December 2018 • 2018AJ....156..292T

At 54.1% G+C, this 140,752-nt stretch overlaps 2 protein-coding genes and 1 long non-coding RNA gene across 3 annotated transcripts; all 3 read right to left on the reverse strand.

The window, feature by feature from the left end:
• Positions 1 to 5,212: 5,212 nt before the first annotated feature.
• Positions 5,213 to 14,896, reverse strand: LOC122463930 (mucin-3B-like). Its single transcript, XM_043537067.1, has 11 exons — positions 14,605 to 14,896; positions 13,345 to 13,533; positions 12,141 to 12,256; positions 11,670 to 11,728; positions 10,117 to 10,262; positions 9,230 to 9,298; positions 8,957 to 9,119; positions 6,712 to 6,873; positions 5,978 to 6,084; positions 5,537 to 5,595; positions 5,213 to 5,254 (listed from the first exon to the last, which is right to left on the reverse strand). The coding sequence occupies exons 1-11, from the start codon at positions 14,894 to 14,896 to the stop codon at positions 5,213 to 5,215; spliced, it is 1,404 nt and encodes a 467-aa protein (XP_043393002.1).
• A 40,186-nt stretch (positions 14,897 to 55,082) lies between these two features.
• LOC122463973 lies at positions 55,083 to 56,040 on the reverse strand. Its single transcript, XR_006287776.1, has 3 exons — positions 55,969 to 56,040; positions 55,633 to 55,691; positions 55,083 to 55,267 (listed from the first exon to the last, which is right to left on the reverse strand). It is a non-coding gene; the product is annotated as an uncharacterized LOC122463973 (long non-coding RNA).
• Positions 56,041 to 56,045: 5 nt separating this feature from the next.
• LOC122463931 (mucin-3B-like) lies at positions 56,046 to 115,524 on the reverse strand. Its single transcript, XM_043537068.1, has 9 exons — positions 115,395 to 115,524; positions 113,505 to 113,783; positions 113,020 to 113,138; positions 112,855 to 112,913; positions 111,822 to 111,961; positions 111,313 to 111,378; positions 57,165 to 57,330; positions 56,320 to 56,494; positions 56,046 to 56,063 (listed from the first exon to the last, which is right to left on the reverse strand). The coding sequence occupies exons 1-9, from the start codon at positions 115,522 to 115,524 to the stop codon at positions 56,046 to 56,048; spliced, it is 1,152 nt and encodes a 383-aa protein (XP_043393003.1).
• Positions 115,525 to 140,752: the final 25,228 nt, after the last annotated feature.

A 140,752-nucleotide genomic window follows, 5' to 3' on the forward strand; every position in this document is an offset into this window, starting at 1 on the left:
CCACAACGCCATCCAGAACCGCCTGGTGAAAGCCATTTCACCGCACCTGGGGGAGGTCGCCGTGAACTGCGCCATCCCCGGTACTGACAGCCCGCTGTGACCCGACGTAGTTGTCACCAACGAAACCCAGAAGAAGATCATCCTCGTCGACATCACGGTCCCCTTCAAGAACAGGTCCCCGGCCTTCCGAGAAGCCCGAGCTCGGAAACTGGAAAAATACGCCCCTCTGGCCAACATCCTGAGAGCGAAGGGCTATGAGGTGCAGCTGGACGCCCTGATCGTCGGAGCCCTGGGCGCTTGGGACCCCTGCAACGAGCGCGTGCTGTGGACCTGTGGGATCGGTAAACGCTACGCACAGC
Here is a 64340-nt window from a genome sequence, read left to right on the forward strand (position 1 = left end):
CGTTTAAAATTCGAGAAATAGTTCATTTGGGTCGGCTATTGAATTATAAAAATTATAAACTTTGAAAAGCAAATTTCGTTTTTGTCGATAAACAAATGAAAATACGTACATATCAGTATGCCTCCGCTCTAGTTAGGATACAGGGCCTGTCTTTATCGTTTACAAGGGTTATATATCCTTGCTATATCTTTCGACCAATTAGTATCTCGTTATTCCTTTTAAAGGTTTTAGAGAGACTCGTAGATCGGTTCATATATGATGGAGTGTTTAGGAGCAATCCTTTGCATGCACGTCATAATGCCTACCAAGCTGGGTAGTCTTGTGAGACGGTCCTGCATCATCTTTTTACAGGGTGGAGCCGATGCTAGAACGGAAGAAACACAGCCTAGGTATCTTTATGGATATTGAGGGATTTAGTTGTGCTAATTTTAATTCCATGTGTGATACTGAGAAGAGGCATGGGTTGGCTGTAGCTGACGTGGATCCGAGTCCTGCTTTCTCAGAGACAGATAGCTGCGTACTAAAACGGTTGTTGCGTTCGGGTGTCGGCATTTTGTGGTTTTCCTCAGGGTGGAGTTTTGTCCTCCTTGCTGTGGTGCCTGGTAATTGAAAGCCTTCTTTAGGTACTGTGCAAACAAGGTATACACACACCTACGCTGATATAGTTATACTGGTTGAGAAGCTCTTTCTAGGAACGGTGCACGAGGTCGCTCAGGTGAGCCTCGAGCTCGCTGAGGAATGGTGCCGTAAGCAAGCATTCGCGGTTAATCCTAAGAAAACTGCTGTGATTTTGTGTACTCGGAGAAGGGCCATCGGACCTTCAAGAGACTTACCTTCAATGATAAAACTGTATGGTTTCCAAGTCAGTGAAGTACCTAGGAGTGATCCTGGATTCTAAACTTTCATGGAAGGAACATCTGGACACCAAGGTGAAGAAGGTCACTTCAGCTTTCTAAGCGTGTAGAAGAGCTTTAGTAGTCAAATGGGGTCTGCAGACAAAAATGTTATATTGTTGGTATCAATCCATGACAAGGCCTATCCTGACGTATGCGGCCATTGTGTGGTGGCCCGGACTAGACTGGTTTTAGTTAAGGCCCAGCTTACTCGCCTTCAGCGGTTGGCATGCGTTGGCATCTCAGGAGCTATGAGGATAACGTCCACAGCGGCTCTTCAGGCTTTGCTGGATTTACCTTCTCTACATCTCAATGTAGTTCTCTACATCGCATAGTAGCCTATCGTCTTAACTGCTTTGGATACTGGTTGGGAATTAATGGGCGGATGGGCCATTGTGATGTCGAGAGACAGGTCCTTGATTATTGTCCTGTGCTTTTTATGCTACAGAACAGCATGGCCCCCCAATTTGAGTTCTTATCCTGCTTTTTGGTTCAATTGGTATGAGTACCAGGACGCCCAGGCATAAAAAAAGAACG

Abstract • Understanding the distribution and occurrence rate of small planets was a fundamental goal of the Kepler transiting exoplanet mission, and could be improved with K2 and Transiting Exoplanet Survey Satellite (TESS). Deriving accurate exoplanetary radii requires accurate measurements of the host star radii and the planetary transit depths, including accounting for any “third light” in the system due to nearby bound companions or background stars. High-resolution imaging of Kepler and K2 planet candidate hosts to detect very close (within ∼0.″5) background or bound stellar companions has been crucial for both confirming the planetary nature of candidates, and the determination of accurate planetary radii and mean densities. Here we present an investigation of the effect of close companions, both detected and undetected, on the observed (raw count) exoplanet radius distribution. We demonstrate that the recently detected “gap” in the observed radius distribution (also seen in the completeness-corrected distribution) is fairly robust to undetected stellar companions, given that all of the systems in the sample have undergone some kind of vetting with high-resolution imaging. However, while the gap in the observed sample is not erased or shifted, it is partially filled in after accounting for possible undetected stellar companions. These findings have implications for the most likely core composition, and thus formation location, of super-Earth and sub-Neptune planets. Furthermore, we show that without high-resolution imaging of planet candidate host stars, the shape of the observed exoplanet radius distribution will be incorrectly inferred, for both Kepler- and TESS-detected systems.